Toxic injury can be caused by poisoning, injury from bacterial toxins, or lack of blood to the liver. Symptoms of toxic injury will come on suddenly and necessitate immediate attention.
Portosystemic shunts occur when liver circulation is not fully functional, this can occur when incorrect connections between the arterial and venous blood flow are formed. When this happens the liver does not receive adequate blood and therefore can not perform its duties properly. This is generally a congenital condition.
Cancer of the liver can also occur, although it is rare in cats. There are several cancers that affect cats which have a tendency to spread to the liver including pancreatic cancer.
Symptoms to look for:
- Yellowing of skin and whites of the eyes (icterus)
- Ascite or a swollen fluid-filled belly
- Very yellow urine
- Appetite loss
- Weight loss
If your vet suspects liver damage he/she will perform a blood work-up and look for levels of:
- ALT (alanine aminotransferase). A rise in ALT occurs when the hepatocytes (liver cells) are damaged enough to leak through the cell membrane and release this enzyme. This can occur due to an acute attack on the liver from toxins, bacterial infection, blood supply deficiencies, bile duct obstruction and hepatic lipidosis.
- AST (aspartate aminotransferase). Rises of AST in conjunction with ALT can help confirm that liver disease is present. Basically there needs to be a bile duct blockage causing the liver cells to die in order for AST to be released. Testing for this enzyme can help point to the cause of the liver damage and show if there is cell death in conjunction with cell damage.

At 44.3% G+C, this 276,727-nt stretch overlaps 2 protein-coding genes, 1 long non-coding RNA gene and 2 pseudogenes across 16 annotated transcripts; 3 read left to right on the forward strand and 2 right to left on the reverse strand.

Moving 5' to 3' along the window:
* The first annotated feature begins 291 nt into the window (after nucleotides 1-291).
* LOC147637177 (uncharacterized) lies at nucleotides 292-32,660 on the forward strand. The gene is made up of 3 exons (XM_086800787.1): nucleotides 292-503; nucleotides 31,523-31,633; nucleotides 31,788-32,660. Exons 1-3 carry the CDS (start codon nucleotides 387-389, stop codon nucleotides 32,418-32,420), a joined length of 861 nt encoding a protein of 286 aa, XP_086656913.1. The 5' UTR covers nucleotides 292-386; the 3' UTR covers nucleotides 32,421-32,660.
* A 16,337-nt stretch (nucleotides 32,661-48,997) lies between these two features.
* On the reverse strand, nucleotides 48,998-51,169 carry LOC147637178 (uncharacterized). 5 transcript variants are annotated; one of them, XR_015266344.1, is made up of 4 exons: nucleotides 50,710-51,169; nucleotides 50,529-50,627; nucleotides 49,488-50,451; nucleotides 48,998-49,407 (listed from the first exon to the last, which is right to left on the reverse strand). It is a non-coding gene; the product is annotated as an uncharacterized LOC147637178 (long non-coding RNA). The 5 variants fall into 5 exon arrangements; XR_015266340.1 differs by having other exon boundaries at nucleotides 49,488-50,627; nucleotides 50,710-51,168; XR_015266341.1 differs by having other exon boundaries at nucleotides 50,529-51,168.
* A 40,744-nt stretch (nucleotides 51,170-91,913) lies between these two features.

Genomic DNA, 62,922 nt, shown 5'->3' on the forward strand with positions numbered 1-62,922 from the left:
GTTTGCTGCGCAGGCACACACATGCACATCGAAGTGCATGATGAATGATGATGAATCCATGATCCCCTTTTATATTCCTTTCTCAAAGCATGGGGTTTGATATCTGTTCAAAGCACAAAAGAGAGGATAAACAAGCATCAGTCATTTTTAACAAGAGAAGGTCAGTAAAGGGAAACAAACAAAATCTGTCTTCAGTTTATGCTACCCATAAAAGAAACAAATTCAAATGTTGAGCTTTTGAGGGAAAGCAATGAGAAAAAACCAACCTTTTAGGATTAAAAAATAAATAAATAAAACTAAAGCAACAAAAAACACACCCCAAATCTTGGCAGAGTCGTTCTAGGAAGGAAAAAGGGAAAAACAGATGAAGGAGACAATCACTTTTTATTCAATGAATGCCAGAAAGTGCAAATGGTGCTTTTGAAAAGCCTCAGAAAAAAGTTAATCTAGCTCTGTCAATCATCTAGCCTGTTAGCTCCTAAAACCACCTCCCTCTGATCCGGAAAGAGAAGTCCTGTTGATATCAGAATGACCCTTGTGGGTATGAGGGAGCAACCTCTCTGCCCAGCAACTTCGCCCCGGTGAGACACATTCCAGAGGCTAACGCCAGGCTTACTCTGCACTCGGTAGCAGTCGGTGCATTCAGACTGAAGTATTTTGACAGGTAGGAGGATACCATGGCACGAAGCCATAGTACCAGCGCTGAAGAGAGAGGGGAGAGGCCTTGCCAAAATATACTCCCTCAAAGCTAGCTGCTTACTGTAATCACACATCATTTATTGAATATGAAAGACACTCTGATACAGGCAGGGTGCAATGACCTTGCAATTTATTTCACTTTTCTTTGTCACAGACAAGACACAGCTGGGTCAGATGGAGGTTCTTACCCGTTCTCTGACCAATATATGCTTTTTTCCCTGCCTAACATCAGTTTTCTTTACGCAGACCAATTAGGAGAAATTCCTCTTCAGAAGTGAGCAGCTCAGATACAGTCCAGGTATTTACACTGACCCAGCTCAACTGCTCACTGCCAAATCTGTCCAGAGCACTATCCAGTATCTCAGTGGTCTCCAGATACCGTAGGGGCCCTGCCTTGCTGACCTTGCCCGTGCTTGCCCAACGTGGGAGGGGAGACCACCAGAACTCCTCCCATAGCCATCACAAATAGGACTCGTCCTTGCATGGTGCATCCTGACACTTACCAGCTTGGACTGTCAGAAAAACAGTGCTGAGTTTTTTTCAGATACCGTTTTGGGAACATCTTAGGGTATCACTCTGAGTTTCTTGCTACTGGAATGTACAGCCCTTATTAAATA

- ALKP (ALP, SAP, serum alkaline phosphatase). This enzyme is usually found in conjunction with bile duct obstruction.
- Bilirubin. This is a bile pigment and increased levels of it can indicate liver problems or the inability of the liver to properly break down bilirubin.
- Glucose, urea, albumin, globulin and bile acid levels.
Liver function can be evaluated using bile acid response testing. X-rays and ultrasounds can give indications of the size of the liver and can look for specific lesions in the liver or gall bladder. Of course a liver biopsy is the only completely conclusive way to determine liver disease.